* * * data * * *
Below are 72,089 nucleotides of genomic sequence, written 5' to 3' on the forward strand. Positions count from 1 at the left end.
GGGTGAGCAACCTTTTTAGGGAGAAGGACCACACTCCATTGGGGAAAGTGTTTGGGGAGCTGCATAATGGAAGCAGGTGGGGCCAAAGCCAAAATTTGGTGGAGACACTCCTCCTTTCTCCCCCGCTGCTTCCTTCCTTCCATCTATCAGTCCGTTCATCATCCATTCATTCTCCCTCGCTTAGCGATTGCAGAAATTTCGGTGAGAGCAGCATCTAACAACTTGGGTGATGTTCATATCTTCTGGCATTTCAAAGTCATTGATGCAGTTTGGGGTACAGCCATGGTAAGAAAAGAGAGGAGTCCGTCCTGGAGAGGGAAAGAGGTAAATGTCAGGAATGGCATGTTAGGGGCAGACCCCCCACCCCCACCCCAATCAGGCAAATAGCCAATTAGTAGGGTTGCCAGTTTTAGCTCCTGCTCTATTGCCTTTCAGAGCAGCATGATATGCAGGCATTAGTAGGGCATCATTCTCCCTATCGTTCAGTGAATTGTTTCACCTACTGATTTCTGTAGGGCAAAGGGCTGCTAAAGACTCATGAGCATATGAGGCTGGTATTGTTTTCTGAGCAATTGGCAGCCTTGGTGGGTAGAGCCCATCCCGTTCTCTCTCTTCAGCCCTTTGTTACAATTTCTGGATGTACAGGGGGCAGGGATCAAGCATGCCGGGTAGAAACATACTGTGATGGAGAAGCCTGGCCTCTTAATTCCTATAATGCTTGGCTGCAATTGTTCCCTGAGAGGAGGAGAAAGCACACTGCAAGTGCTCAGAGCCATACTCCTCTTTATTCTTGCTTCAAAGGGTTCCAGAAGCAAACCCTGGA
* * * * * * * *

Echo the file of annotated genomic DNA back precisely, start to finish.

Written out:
Below are 72,089 nucleotides of genomic sequence, written 5' to 3' on the forward strand. Positions count from 1 at the left end.
GGGTGAGCAACCTTTTTAGGGAGAAGGACCACACTCCATTGGGGAAAGTGTTTGGGGAGCTGCATAATGGAAGCAGGTGGGGCCAAAGCCAAAATTTGGTGGAGACACTCCTCCTTTCTCCCCCGCTGCTTCCTTCCTTCCATCTATCAGTCCGTTCATCATCCATTCATTCTCCCTCGCTTAGCGATTGCAGAAATTTCGGTGAGAGCAGCATCTAACAACTTGGGTGATGTTCATATCTTCTGGCATTTCAAAGTCATTGATGCAGTTTGGGGTACAGCCATGGTAAGAAAAGAGAGGAGTCCGTCCTGGAGAGGGAAAGAGGTAAATGTCAGGAATGGCATGTTAGGGGCAGACCCCCCACCCCCACCCCAATCAGGCAAATAGCCAATTAGTAGGGTTGCCAGTTTTAGCTCCTGCTCTATTGCCTTTCAGAGCAGCATGATATGCAGGCATTAGTAGGGCATCATTCTCCCTATCGTTCAGTGAATTGTTTCACCTACTGATTTCTGTAGGGCAAAGGGCTGCTAAAGACTCATGAGCATATGAGGCTGGTATTGTTTTCTGAGCAATTGGCAGCCTTGGTGGGTAGAGCCCATCCCGTTCTCTCTCTTCAGCCCTTTGTTACAATTTCTGGATGTACAGGGGGCAGGGATCAAGCATGCCGGGTAGAAACATACTGTGATGGAGAAGCCTGGCCTCTTAATTCCTATAATGCTTGGCTGCAATTGTTCCCTGAGAGGAGGAGAAAGCACACTGCAAGTGCTCAGAGCCATACTCCTCTTTATTCTTGCTTCAAAGGGTTCCAGAAGCAAACCCTGGA